Loose Lips

Phoebe Bridgers - Punisher

Review

Phoebe Bridgers - Punisher


15 days after Phoebe Bridgers released her second solo album Punisher, I’m finally able to listen through it in full, properly. That’s not to say I didn’t try; my flatmate was over at his girlfriend’s place when it was released, so I lay our spare mattress down next to our speakers, lay down and turned the music on. Her first solo album, and her side projects boygenius and Better Oblivion Community Centre. have all been spattered with songs that fucking energize me, that feel like the sonic centre of my universe, songs that I listen to when I’ve got a few minutes spare to psyche myself up before leaving for work. My favourite Bridgers tracks had this dynamite combination of euphoria and sadness, such that I’d often find myself rewinding the first half of the song multiple times until I feel properly ready to be taken over by the climax. Lying on that mattress, I could tell that the new album was great, but I just wasn’t ready for it. I didn’t return for another week. The last lyrics of the last song on the record, I Know The End, are as follows:

‘Over the coast, everyone's convinced

It's a government drone or alien spaceship

Either way, we're not alone

I'll find a new place to be from

A haunted house with a picket fence

To float around and ghost my friends

No, I'm not afraid to disappear

The billboard said the end is near

I turned around, there was nothing there

Yeah, I guess the end is here’

Just reading through those lyrics gives me goosebumps now, sitting in my joggers with a bowl of Bran Flakes. But on my first listen, I couldn’t appreciate them, quite the opposite, it actually hurt at points. This has always been the way, she helps you process stuff, once you’re ready. I wasn’t ready. I Know The End, simultaneously deals with breakups, leaving home and apocalyptic fears, it builds and builds from gentle intimacy through to anthemic euphoria through to a crescendo of literal screams (I guess technicallys 'AAAAAAHHHHHHHH' is the last lyric). It’s astonishing, and I can feel it inside me now as I write, that blood sweat and tear-streaked monument of human truth.

4 minutes and 35 seconds into boygenius’ 2018 tiny desk concert, Bridgers – having just made a corny joke to the audience – says something difficult to transcribe, something along the lines of ‘auhgh, ok’, before the band’s faces tighten, as they turn to their respective instruments. Bridgers then guides them through Me & My Dog, a song that mournfully burns and swells until, after one more silent band-pause, it bursts; ‘I want to be emaciated, I want to hear a sad song without thinking of you.’ Talking about the band’s songwriting process to the Fader (along with a photoshoot that I’ve nabbed below), Phoebe Bridges said ‘Literally, every day we said to each other, ‘I feel so seen and heard,’” she said. “It was very ‘therapy group.’ We needed each other’s energy. I needed that female energy. I could assert myself and no one questioned me.’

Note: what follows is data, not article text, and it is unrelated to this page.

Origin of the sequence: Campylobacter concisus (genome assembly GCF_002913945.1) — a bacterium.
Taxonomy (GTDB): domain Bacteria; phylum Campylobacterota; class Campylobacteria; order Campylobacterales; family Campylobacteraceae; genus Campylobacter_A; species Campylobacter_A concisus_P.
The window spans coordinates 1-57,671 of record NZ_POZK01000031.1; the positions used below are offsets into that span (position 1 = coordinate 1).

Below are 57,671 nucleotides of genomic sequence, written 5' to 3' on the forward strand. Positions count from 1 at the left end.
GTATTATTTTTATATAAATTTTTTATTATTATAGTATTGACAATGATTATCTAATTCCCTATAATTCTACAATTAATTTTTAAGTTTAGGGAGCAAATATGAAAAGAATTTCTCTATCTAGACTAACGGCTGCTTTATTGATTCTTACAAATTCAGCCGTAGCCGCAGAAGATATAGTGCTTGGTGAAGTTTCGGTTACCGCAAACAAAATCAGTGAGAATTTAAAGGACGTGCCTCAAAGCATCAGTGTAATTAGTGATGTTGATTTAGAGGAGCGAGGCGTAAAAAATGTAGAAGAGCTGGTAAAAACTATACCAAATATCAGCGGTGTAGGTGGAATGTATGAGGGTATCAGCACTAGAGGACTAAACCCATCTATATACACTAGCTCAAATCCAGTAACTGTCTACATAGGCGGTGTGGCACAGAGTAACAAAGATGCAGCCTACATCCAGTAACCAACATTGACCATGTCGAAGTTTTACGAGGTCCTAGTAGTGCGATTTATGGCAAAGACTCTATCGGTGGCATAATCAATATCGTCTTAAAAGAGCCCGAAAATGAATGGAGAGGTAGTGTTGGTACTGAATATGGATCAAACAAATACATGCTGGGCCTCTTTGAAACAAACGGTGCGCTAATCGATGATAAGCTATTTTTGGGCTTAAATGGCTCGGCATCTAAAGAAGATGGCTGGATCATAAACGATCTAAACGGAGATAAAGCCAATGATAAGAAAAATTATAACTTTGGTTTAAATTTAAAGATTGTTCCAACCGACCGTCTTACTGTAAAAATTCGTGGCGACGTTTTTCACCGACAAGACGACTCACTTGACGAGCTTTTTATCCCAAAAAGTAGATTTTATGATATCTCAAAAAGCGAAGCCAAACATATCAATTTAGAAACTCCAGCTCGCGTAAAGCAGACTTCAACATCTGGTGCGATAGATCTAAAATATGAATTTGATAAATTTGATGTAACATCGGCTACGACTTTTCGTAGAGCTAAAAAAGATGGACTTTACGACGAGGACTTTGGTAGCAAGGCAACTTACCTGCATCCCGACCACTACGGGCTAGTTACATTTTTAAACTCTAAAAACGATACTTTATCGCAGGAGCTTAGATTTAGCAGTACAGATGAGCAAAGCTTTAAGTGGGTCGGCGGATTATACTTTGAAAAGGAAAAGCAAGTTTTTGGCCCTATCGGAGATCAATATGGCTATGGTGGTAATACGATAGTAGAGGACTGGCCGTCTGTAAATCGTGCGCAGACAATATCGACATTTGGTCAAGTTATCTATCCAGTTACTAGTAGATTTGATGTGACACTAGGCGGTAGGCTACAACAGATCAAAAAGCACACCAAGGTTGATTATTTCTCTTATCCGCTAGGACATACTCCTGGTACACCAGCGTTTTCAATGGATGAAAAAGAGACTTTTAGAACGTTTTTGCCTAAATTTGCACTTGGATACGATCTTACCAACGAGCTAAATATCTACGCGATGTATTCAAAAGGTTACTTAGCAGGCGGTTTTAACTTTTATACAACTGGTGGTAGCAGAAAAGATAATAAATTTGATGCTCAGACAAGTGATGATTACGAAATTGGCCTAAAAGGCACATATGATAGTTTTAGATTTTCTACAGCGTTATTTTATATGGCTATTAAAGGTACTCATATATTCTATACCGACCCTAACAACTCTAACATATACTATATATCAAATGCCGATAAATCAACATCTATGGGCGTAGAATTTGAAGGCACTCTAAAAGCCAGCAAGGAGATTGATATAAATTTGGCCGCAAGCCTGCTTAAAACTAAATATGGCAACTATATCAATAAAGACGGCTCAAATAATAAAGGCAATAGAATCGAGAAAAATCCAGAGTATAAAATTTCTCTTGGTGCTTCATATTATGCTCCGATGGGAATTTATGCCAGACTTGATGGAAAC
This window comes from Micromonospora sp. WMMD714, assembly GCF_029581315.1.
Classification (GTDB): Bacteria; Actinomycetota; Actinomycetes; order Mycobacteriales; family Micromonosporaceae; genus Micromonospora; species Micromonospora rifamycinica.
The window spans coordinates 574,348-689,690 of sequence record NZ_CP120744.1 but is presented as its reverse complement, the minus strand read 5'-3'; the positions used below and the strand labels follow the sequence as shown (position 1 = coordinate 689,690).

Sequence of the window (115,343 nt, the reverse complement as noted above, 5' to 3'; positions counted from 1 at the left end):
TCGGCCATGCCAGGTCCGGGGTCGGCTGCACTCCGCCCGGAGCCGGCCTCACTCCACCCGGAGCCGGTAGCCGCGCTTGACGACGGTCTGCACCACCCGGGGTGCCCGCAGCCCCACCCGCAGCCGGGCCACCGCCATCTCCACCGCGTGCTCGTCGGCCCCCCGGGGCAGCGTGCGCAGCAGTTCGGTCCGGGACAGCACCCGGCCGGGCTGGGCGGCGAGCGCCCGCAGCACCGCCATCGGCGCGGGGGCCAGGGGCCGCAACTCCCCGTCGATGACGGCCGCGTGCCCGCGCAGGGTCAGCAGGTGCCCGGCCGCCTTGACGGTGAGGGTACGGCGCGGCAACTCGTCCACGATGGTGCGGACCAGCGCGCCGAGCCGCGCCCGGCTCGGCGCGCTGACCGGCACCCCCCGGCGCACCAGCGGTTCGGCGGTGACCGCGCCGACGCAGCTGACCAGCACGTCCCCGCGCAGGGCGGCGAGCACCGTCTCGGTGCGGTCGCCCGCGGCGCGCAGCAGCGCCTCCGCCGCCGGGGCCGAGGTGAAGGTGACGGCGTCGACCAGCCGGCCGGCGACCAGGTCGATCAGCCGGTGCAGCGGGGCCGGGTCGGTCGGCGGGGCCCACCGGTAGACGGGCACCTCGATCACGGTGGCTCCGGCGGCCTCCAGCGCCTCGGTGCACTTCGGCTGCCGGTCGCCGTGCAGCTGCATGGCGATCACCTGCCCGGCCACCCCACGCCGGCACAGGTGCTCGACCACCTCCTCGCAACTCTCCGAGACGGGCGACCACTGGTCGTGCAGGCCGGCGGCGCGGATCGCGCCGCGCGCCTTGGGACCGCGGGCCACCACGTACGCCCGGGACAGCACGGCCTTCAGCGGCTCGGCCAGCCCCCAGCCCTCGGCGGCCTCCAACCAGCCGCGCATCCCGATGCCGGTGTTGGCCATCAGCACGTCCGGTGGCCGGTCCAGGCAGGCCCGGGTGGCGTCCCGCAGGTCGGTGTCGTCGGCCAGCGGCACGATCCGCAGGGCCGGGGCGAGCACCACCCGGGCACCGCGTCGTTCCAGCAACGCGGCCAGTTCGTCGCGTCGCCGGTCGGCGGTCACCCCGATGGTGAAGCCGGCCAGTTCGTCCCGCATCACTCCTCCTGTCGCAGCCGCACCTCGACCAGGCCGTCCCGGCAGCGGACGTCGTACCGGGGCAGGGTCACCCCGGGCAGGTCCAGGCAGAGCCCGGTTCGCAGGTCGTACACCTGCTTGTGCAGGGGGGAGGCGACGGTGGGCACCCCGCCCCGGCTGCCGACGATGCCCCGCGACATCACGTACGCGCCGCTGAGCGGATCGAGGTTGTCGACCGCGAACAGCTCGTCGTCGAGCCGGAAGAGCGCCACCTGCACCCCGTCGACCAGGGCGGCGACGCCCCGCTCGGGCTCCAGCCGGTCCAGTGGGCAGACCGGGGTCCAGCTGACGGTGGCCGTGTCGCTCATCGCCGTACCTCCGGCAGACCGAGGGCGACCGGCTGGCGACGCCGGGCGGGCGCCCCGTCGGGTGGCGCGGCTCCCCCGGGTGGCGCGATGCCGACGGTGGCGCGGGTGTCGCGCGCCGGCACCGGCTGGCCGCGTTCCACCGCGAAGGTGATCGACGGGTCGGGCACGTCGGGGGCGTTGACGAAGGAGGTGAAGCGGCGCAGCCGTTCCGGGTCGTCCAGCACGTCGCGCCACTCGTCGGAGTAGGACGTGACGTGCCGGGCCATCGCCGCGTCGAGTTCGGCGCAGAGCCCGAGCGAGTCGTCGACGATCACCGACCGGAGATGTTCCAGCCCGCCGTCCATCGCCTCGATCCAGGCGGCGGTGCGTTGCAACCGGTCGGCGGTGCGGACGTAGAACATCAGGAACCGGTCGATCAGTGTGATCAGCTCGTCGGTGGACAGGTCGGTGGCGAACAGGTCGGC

I love the idea of seeing emotions as energy, in its various form, electrical, thermal, nuclear, all these different, potentially massive forces inside us. I like to imagine musicians as mystics who understand this hot, formless substance, who can direct it to lift hot air balloons, or even channel it into great underground cooling networks so I can tap a little from my kitchen’s emo dispensary.

I wrote those last two paragraphs about 18 months ago, at the height of my first Phoebe-fever, shortly after I moved to London. Her music gave me insight to my present, my past, and to others’ past, experiences I had tried to understand. I didn’t know the actual backstory to my favourite songs, none of us did, until Bridgers came forward to testify against the emotional abuse of her ex Ryan Adams (along with other previous partners of his, and an underage fan). By total coincidence, the day I wrote this article, Adams finally stopped denying the charges, though apparently he has yet to individually contact any of the women who he previously labelled as liars. I wasn’t sure whether to talk about Adams in this article, as Punisher is not specifically about him, or about the results of his actions. What the album is about, or rather what it displays, is therapy.